12. The increasingly-rare picture book that holds the 2nd grader's attention and tickles his sense of humor. I loved the premise, the illustrations, and the silliness.

    13. This was very funny. I want to read it to my visiting 2nd graders, even though I'd planned this whole guessing game theme--experiments are kind of games, right!?

    14. This has a format of question, hypothesis, what you need, what to do, and what happened.I initially thought this was going to be out real scientists with failed experiments.Instead, it's made of kid questions.* Can a kid make it through the winter eating only snow and ketchup?* What makes fungus grow? (involves growing things in her brother's shoe)* Would gerbils like bigger wheels? (involves a ferris wheel)* Do dogs like to be covered in glitter? (results in a pink backyard)* What is the best w [...]

    15. I loved this book! I chose this book as a WOW-book because of the scientific vocabulary and the use of the scientific method. Because of that, I decided to use this book as my Science Fiction book. I think this would be a great book for any grade, k-5! "11 Experiments That Failed" by Jenny Offill and Nancy Carpenter is a wonderful book all about promoting a growth mindset. I would use this book to show my students that any question can be turned into a scientific question as well as to show them [...]

    16. This is formatted as eleven experiments by a kid. It's formatted with materials, hypothesis, procedure, and results.Some of the experiments are more scientific, like watering plants with different liquids, growing fungus, and some are silly, like taking a gerbil on a Ferris wheel.Not all of the hypotheses/experiments match. ("Dogs like everything" isn't a particularly testable hypothesis.)It would have been nice to see a successful experiment so that it's not just a kid's curiosity constantly ge [...]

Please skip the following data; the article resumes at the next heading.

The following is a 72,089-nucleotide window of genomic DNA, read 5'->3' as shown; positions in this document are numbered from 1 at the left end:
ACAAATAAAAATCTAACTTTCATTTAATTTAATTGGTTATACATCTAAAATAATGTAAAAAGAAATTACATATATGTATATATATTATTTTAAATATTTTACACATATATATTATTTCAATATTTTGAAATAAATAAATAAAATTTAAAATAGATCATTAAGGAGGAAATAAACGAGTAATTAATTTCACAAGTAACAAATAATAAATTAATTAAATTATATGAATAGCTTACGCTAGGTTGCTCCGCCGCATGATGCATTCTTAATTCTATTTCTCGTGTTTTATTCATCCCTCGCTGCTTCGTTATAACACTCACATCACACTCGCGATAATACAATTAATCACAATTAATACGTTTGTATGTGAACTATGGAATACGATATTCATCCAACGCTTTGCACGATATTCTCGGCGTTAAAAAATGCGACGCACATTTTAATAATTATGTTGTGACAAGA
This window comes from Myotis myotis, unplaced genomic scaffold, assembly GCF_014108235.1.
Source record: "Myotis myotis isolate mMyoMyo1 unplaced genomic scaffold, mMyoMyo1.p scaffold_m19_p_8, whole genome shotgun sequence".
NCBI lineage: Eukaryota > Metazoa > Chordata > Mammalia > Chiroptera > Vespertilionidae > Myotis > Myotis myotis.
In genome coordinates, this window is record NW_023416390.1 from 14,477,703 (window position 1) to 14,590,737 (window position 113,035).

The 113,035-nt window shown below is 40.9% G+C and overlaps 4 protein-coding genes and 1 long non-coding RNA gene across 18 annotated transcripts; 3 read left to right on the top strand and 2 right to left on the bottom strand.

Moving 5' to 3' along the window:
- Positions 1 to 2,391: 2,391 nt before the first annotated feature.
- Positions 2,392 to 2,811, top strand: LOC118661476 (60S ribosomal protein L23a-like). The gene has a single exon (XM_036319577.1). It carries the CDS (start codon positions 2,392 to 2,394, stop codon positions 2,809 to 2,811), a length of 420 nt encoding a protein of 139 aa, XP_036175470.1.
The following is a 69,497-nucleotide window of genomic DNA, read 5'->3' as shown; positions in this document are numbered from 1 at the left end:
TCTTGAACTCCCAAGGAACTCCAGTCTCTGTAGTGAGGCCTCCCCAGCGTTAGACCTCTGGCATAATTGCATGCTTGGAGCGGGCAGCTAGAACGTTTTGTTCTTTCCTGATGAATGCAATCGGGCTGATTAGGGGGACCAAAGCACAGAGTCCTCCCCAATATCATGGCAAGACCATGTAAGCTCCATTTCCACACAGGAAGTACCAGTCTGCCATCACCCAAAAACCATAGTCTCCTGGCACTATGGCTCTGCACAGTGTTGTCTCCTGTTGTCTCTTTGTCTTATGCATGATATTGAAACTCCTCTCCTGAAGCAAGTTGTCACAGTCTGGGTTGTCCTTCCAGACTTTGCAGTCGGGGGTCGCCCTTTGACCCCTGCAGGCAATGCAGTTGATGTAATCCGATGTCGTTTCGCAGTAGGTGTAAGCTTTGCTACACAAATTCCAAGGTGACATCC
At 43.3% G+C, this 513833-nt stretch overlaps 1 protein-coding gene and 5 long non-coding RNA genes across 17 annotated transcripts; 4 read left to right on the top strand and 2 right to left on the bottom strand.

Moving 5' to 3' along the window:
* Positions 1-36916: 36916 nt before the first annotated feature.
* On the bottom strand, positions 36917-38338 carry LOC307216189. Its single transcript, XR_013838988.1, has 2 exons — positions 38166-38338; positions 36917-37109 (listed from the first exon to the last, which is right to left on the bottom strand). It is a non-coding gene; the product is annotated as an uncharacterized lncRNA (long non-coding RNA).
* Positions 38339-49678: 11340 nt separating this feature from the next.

17. A few years back, I checked out Offill's book 17 Things I'm Not Allowed to Do Anymore. Hilarious text and perfect art design. I thought it would be a good niece gift, but that it would make more sense if she was into school. Now she is at a point where I need to get these books in her hands before she thinks they are too young for her. I think she is at the sweet spot for both 11 and 17.I hope she gets just the right amount of ideas from these books. [insert avuncular laughter]

    18. Sheer fun to read quickly. Lightly done, but still with an honest, loving respect for the scientific method: question, hypothesis, experiment, results/observations. It isn't her fault that sometimes the result is "Mom cries" -- but neither does she fail to note it. I particularly like the visual touches, like holding the paw of the gerbil (in the experiment on whether gerbils would like larger wheels), presumably so it wouldn't be scared.

    19. Excellent picture book to inspire young minds to try out crazy science experiments and how the results aren’t always what you hope for. Laid out according to scientific method - needed items, instructions, hypothesis, results and analysis. My daughter loved this book! Laugh out loud and eugh moments!

    20. Very much like the other - 17 things I can't do anymore - with a precocious kid that doesn't really think things through. Her poor mother

    21. This book is awful. Nothing about science. It attempts to interest both adults and children and fails miserably. We will be donating it soon. Possibly to a landfill.